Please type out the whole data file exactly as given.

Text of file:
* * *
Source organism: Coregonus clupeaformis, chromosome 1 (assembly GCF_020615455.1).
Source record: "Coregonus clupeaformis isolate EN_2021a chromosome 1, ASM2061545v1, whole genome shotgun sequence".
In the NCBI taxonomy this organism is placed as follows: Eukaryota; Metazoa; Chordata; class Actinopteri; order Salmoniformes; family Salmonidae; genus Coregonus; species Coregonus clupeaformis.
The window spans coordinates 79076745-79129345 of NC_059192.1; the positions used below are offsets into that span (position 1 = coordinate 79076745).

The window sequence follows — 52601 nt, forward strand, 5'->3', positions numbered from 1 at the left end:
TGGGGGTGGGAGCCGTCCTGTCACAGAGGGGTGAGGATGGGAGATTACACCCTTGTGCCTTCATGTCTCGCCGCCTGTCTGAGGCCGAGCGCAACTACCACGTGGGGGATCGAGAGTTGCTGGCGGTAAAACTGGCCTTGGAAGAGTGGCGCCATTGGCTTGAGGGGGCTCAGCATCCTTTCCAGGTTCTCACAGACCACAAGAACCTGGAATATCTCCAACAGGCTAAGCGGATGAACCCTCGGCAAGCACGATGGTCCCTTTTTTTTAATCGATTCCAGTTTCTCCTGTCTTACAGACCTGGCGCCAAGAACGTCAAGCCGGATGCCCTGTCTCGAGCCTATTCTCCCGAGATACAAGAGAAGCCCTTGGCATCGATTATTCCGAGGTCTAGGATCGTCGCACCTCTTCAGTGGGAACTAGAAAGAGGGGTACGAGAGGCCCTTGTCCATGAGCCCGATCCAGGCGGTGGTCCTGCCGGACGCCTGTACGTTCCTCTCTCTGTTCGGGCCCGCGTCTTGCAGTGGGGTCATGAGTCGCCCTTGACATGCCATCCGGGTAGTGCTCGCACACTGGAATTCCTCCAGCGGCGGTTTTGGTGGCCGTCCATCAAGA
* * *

Source organism: Coregonus clupeaformis, chromosome 1 (assembly GCF_020615455.1).
Source record: "Coregonus clupeaformis isolate EN_2021a chromosome 1, ASM2061545v1, whole genome shotgun sequence".
In the NCBI taxonomy this organism is placed as follows: Eukaryota; Metazoa; Chordata; class Actinopteri; order Salmoniformes; family Salmonidae; genus Coregonus; species Coregonus clupeaformis.
The window spans coordinates 79076745-79129345 of NC_059192.1; the positions used below are offsets into that span (position 1 = coordinate 79076745).

The window sequence follows — 52601 nt, forward strand, 5'->3', positions numbered from 1 at the left end:
TGGGGGTGGGAGCCGTCCTGTCACAGAGGGGTGAGGATGGGAGATTACACCCTTGTGCCTTCATGTCTCGCCGCCTGTCTGAGGCCGAGCGCAACTACCACGTGGGGGATCGAGAGTTGCTGGCGGTAAAACTGGCCTTGGAAGAGTGGCGCCATTGGCTTGAGGGGGCTCAGCATCCTTTCCAGGTTCTCACAGACCACAAGAACCTGGAATATCTCCAACAGGCTAAGCGGATGAACCCTCGGCAAGCACGATGGTCCCTTTTTTTTAATCGATTCCAGTTTCTCCTGTCTTACAGACCTGGCGCCAAGAACGTCAAGCCGGATGCCCTGTCTCGAGCCTATTCTCCCGAGATACAAGAGAAGCCCTTGGCATCGATTATTCCGAGGTCTAGGATCGTCGCACCTCTTCAGTGGGAACTAGAAAGAGGGGTACGAGAGGCCCTTGTCCATGAGCCCGATCCAGGCGGTGGTCCTGCCGGACGCCTGTACGTTCCTCTCTCTGTTCGGGCCCGCGTCTTGCAGTGGGGTCATGAGTCGCCCTTGACATGCCATCCGGGTAGTGCTCGCACACTGGAATTCCTCCAGCGGCGGTTTTGGTGGCCGTCCATCAAGA